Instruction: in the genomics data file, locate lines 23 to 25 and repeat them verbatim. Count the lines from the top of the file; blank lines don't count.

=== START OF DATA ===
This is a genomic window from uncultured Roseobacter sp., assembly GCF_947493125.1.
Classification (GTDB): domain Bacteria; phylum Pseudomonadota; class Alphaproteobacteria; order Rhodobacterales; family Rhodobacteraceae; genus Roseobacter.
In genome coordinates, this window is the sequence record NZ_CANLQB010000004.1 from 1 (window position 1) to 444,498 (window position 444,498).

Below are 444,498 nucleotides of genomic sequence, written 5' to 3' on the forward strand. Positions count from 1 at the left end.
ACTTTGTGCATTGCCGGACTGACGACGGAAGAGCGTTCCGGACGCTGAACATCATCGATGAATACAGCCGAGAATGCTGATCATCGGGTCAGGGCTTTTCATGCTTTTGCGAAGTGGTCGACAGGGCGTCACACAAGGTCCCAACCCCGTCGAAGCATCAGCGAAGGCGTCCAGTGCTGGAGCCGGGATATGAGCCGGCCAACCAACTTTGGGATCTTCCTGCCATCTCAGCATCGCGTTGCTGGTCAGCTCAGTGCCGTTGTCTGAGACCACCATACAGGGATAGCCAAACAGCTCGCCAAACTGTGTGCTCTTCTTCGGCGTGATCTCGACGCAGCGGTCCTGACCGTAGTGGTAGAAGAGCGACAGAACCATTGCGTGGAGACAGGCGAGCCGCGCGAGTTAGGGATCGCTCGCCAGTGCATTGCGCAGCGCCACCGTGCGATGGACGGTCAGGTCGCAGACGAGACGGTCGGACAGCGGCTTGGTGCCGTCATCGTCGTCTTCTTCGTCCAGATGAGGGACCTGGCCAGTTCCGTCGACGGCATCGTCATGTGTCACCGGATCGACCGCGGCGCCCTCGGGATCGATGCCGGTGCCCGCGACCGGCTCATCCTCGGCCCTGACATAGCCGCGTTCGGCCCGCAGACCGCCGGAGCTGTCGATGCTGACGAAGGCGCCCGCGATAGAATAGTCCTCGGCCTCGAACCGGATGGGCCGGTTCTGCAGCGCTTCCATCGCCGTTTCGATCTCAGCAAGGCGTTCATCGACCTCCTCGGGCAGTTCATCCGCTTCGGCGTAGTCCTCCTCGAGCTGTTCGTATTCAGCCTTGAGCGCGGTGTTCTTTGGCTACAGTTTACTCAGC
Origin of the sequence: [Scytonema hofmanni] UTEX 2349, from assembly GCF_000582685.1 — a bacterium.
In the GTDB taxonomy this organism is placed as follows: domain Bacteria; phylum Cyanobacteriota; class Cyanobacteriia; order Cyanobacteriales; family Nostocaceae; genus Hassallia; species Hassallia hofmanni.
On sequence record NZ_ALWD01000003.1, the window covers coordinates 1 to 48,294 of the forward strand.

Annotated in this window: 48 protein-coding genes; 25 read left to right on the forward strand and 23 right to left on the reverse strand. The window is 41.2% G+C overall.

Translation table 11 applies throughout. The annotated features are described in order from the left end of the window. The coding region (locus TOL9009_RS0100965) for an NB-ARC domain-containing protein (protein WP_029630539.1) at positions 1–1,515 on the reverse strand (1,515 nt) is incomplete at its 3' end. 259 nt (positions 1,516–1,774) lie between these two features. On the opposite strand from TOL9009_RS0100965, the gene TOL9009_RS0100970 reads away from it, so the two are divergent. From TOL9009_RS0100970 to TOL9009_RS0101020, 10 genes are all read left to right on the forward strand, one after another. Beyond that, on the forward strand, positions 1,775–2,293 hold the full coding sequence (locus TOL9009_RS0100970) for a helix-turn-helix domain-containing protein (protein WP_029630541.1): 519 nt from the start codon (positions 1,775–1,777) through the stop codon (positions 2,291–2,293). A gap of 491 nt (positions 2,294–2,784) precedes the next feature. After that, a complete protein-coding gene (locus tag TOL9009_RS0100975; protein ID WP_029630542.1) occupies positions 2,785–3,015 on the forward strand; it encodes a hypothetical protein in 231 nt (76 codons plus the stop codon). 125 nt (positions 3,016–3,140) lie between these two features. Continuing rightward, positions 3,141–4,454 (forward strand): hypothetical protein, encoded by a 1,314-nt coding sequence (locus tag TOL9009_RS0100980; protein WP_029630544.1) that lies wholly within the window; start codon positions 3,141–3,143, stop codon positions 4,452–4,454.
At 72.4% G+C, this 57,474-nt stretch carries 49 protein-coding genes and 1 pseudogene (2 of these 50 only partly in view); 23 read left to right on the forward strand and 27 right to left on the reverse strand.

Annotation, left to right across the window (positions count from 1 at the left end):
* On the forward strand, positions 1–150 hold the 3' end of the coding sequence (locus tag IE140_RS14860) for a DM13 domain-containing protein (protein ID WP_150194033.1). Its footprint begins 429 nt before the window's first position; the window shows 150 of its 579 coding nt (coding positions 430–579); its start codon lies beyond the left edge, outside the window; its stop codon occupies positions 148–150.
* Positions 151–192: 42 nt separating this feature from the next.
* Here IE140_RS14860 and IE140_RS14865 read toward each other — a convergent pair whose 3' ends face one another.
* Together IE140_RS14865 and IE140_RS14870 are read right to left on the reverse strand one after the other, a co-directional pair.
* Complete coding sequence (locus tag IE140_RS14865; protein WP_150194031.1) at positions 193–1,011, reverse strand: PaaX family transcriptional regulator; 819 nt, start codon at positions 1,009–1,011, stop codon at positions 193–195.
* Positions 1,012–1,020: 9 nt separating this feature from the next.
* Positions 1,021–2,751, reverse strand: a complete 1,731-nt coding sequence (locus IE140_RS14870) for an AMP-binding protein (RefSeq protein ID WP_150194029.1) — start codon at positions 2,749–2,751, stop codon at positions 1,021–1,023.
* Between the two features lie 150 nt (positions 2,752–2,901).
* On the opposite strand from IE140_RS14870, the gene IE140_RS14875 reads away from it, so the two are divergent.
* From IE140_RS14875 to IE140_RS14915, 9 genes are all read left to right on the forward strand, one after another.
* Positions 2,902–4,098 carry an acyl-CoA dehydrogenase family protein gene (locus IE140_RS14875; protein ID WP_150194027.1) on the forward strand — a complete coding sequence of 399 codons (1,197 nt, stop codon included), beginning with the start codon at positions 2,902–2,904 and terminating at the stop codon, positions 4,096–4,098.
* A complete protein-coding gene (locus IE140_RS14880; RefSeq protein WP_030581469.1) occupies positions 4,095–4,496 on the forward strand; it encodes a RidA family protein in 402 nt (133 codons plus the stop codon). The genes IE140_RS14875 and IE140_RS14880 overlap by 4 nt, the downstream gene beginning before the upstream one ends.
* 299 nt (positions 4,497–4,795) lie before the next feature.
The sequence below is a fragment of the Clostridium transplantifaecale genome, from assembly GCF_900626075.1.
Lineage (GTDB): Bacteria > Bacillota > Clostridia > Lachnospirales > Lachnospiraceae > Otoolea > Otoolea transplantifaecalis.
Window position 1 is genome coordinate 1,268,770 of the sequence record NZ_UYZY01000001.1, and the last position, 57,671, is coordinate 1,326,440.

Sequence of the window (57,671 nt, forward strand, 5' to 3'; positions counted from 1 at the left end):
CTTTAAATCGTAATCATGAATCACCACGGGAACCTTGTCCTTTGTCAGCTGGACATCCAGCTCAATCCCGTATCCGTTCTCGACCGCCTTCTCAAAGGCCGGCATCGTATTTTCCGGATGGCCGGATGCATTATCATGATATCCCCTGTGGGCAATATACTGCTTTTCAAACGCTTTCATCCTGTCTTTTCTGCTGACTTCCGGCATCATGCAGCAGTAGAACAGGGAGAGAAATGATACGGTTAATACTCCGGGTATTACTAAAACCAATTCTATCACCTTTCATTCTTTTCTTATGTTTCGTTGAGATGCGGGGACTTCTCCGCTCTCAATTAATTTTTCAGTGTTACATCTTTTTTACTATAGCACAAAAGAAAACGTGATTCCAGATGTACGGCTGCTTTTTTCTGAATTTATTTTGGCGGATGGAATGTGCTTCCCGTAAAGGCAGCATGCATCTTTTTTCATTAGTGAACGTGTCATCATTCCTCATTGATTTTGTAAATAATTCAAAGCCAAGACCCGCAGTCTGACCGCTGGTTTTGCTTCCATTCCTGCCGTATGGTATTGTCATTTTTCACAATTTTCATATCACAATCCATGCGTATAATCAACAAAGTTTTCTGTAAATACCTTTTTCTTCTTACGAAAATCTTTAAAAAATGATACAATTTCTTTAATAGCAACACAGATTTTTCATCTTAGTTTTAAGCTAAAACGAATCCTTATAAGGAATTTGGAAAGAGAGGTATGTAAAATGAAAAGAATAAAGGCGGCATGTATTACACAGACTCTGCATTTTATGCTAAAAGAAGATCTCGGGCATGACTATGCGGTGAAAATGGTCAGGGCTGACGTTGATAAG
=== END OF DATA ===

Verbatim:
* Positions 2,902–4,098 carry an acyl-CoA dehydrogenase family protein gene (locus IE140_RS14875; protein ID WP_150194027.1) on the forward strand — a complete coding sequence of 399 codons (1,197 nt, stop codon included), beginning with the start codon at positions 2,902–2,904 and terminating at the stop codon, positions 4,096–4,098.
* A complete protein-coding gene (locus IE140_RS14880; RefSeq protein WP_030581469.1) occupies positions 4,095–4,496 on the forward strand; it encodes a RidA family protein in 402 nt (133 codons plus the stop codon). The genes IE140_RS14875 and IE140_RS14880 overlap by 4 nt, the downstream gene beginning before the upstream one ends.
* 299 nt (positions 4,497–4,795) lie before the next feature.